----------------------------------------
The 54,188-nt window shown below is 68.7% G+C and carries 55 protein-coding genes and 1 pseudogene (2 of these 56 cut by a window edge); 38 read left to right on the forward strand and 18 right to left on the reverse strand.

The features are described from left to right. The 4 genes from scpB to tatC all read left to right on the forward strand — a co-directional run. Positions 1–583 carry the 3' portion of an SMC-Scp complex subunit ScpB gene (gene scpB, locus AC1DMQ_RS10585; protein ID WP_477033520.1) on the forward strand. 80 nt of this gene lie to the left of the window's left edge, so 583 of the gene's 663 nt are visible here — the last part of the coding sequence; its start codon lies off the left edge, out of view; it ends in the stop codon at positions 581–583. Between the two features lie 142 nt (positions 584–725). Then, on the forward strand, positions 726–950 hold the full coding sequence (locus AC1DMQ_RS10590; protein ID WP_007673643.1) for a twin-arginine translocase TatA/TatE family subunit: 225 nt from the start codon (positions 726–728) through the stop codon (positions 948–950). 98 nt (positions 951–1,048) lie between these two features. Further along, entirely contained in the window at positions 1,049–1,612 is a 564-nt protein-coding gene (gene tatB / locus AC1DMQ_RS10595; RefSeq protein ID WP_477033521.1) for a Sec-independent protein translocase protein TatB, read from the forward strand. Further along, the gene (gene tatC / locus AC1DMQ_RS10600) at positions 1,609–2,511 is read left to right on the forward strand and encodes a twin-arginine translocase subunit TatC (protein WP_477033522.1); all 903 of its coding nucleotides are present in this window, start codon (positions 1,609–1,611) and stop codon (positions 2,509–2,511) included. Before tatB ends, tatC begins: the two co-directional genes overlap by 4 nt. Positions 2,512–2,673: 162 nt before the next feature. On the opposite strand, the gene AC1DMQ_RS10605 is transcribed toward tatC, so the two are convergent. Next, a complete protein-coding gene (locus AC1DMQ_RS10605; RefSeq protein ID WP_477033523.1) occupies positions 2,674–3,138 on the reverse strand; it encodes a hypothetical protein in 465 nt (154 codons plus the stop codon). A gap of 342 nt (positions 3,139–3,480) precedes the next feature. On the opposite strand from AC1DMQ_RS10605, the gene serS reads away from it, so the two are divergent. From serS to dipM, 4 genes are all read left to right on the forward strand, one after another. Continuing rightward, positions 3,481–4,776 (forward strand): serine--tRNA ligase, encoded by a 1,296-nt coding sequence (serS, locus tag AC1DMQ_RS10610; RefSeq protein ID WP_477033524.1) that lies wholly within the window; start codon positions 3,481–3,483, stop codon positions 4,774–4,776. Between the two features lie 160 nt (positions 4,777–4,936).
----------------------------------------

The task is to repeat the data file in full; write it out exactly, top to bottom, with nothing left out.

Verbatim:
The 54,188-nt window shown below is 68.7% G+C and carries 55 protein-coding genes and 1 pseudogene (2 of these 56 cut by a window edge); 38 read left to right on the forward strand and 18 right to left on the reverse strand.

The features are described from left to right. The 4 genes from scpB to tatC all read left to right on the forward strand — a co-directional run. Positions 1–583 carry the 3' portion of an SMC-Scp complex subunit ScpB gene (gene scpB, locus AC1DMQ_RS10585; protein ID WP_477033520.1) on the forward strand. 80 nt of this gene lie to the left of the window's left edge, so 583 of the gene's 663 nt are visible here — the last part of the coding sequence; its start codon lies off the left edge, out of view; it ends in the stop codon at positions 581–583. Between the two features lie 142 nt (positions 584–725). Then, on the forward strand, positions 726–950 hold the full coding sequence (locus AC1DMQ_RS10590; protein ID WP_007673643.1) for a twin-arginine translocase TatA/TatE family subunit: 225 nt from the start codon (positions 726–728) through the stop codon (positions 948–950). 98 nt (positions 951–1,048) lie between these two features. Further along, entirely contained in the window at positions 1,049–1,612 is a 564-nt protein-coding gene (gene tatB / locus AC1DMQ_RS10595; RefSeq protein ID WP_477033521.1) for a Sec-independent protein translocase protein TatB, read from the forward strand. Further along, the gene (gene tatC / locus AC1DMQ_RS10600) at positions 1,609–2,511 is read left to right on the forward strand and encodes a twin-arginine translocase subunit TatC (protein WP_477033522.1); all 903 of its coding nucleotides are present in this window, start codon (positions 1,609–1,611) and stop codon (positions 2,509–2,511) included. Before tatB ends, tatC begins: the two co-directional genes overlap by 4 nt. Positions 2,512–2,673: 162 nt before the next feature. On the opposite strand, the gene AC1DMQ_RS10605 is transcribed toward tatC, so the two are convergent. Next, a complete protein-coding gene (locus AC1DMQ_RS10605; RefSeq protein ID WP_477033523.1) occupies positions 2,674–3,138 on the reverse strand; it encodes a hypothetical protein in 465 nt (154 codons plus the stop codon). A gap of 342 nt (positions 3,139–3,480) precedes the next feature. On the opposite strand from AC1DMQ_RS10605, the gene serS reads away from it, so the two are divergent. From serS to dipM, 4 genes are all read left to right on the forward strand, one after another. Continuing rightward, positions 3,481–4,776 (forward strand): serine--tRNA ligase, encoded by a 1,296-nt coding sequence (serS, locus tag AC1DMQ_RS10610; RefSeq protein ID WP_477033524.1) that lies wholly within the window; start codon positions 3,481–3,483, stop codon positions 4,774–4,776. Between the two features lie 160 nt (positions 4,777–4,936).